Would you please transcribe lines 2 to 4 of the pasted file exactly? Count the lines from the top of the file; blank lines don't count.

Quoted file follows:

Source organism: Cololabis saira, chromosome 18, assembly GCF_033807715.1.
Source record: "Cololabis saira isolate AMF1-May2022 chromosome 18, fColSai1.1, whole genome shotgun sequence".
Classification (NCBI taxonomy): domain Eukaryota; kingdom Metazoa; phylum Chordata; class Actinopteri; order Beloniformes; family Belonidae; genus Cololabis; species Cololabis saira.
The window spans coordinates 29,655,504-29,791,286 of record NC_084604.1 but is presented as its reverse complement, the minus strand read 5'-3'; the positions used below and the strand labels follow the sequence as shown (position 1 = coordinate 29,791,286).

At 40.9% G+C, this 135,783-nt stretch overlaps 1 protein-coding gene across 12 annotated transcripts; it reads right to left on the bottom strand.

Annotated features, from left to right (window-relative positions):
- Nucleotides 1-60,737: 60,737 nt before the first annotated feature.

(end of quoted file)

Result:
Source record: "Cololabis saira isolate AMF1-May2022 chromosome 18, fColSai1.1, whole genome shotgun sequence".
Classification (NCBI taxonomy): domain Eukaryota; kingdom Metazoa; phylum Chordata; class Actinopteri; order Beloniformes; family Belonidae; genus Cololabis; species Cololabis saira.
The window spans coordinates 29,655,504-29,791,286 of record NC_084604.1 but is presented as its reverse complement, the minus strand read 5'-3'; the positions used below and the strand labels follow the sequence as shown (position 1 = coordinate 29,791,286).